05 April 2011

Dukkha Roshi

I was reminded the other day in teisho that dukkha is our teacher.  It's very, very good to have it said out loud every once in a while.  I know I can always stand to hear it.

Sometimes I lose sight of the distinction between avoiding dukkha and coming to the end of dukkha:
Avoiding dukkha means turning away from it; coming to the end of dukkha means facing it head on.

Avoiding dukkha means trying to alter circumstances; coming to the end of dukkha means discovering my own resistances and attachments in the midst of circumstances.

Avoiding dukkha means keeping up the conceit of a self; coming to the end of dukkha means realizing the self's utter emptiness.

Avoiding dukkha only results in more dukkha; coming to the end of dukkha is the only way to find release from dukkha.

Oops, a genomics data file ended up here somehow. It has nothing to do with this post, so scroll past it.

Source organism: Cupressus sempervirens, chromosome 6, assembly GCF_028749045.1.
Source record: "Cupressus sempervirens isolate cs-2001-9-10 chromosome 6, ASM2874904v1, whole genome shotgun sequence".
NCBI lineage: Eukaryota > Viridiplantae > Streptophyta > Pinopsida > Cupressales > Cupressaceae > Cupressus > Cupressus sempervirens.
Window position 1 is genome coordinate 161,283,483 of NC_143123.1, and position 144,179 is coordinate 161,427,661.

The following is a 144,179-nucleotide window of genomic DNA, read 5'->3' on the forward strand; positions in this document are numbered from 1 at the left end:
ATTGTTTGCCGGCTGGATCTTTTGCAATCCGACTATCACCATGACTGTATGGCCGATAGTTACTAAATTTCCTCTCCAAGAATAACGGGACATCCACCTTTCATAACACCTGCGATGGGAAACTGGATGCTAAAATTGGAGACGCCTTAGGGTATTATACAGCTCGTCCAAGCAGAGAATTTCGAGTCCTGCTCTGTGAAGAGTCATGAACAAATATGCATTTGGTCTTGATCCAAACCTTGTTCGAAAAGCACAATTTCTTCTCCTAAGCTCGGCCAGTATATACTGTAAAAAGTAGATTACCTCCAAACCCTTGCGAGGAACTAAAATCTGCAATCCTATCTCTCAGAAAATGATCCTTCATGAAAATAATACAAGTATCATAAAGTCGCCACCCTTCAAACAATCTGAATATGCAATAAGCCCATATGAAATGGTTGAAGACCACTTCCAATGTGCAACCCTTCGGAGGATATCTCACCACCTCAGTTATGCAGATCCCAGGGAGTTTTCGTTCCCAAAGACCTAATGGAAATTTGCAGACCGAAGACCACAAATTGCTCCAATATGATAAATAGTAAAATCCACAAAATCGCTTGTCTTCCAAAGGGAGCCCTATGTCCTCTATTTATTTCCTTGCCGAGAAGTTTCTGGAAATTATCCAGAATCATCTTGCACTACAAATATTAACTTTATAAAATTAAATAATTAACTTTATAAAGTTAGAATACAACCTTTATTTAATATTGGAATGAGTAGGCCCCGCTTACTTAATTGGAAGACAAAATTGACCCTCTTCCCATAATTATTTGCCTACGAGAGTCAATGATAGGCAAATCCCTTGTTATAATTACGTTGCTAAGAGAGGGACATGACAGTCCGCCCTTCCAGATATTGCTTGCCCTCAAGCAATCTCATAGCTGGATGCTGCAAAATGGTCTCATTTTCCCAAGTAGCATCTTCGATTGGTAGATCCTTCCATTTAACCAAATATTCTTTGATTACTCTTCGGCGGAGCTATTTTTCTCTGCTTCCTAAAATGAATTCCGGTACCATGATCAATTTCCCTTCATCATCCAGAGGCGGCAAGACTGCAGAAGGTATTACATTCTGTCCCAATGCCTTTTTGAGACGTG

Perhaps this is why I find Zen to be such an honest practice.  There is nothing about it that provides the least insulation from dukkha.  Nothing.  Of course, I can put up all the insulation I want, but, in the end, I also know it won't be practice.

I often wonder what it is I'm supposed to do to make priest practice different from lay practice.  Maybe it's a matter of being just that much more willing to open up to dukkha's tuition.

1 comment:

  1. This is indeed a very important post. Many of those who walk the path of spirituality are trapped with the idea of nonattachment; in their attempt, they avoid and resist instead of accept and let go.

    In gassho.